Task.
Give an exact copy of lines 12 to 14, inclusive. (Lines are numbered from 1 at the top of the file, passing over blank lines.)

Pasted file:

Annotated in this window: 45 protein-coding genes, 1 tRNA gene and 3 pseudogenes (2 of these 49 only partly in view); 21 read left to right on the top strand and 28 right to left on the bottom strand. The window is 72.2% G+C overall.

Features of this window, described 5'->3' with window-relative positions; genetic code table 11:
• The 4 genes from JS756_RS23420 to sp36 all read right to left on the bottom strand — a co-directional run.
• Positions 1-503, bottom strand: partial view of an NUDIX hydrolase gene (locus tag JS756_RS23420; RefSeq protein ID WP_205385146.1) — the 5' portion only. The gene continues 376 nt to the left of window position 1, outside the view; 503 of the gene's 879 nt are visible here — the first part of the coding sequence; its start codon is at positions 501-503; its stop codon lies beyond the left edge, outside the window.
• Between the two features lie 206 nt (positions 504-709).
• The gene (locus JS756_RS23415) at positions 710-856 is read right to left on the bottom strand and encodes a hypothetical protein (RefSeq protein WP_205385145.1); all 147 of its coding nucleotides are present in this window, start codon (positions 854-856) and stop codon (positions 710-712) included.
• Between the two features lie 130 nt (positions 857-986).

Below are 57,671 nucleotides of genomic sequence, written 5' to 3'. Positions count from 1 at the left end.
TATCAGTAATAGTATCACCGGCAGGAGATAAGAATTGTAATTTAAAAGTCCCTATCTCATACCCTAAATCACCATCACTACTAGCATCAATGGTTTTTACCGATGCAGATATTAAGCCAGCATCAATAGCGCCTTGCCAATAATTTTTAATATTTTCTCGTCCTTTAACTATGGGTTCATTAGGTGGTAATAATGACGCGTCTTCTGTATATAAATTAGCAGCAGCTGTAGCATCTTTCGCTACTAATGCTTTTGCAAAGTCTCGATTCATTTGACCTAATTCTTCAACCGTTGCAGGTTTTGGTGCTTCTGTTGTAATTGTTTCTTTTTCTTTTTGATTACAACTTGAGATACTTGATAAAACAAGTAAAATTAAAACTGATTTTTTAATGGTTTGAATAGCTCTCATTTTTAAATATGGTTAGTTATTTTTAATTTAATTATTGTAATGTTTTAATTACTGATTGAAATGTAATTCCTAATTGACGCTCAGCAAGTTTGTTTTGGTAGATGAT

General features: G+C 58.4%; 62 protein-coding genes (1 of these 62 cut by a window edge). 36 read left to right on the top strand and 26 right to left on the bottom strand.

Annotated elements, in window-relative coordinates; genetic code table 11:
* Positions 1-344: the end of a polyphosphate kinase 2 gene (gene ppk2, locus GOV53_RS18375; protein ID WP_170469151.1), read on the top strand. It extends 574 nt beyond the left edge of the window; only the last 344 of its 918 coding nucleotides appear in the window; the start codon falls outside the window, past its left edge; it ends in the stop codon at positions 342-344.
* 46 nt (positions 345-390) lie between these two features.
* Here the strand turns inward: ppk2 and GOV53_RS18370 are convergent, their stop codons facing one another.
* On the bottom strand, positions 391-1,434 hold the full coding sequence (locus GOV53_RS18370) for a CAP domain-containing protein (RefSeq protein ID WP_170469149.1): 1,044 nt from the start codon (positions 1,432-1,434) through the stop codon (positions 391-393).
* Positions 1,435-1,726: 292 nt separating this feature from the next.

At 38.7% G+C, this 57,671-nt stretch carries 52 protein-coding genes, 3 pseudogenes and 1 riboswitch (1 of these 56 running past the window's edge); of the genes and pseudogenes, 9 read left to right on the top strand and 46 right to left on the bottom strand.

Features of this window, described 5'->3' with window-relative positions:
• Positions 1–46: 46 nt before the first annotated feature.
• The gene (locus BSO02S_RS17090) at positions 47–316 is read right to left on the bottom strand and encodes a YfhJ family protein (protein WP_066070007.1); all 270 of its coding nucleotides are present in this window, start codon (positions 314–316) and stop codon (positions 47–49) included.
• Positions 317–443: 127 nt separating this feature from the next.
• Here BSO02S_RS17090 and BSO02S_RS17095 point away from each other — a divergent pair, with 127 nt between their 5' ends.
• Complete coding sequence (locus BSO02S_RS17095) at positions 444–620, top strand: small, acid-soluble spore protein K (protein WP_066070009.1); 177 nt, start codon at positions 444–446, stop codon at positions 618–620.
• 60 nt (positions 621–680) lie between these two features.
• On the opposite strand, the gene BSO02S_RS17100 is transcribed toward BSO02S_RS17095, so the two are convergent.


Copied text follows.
* Positions 1-344: the end of a polyphosphate kinase 2 gene (gene ppk2, locus GOV53_RS18375; protein ID WP_170469151.1), read on the top strand. It extends 574 nt beyond the left edge of the window; only the last 344 of its 918 coding nucleotides appear in the window; the start codon falls outside the window, past its left edge; it ends in the stop codon at positions 342-344.
* 46 nt (positions 345-390) lie between these two features.
* Here the strand turns inward: ppk2 and GOV53_RS18370 are convergent, their stop codons facing one another.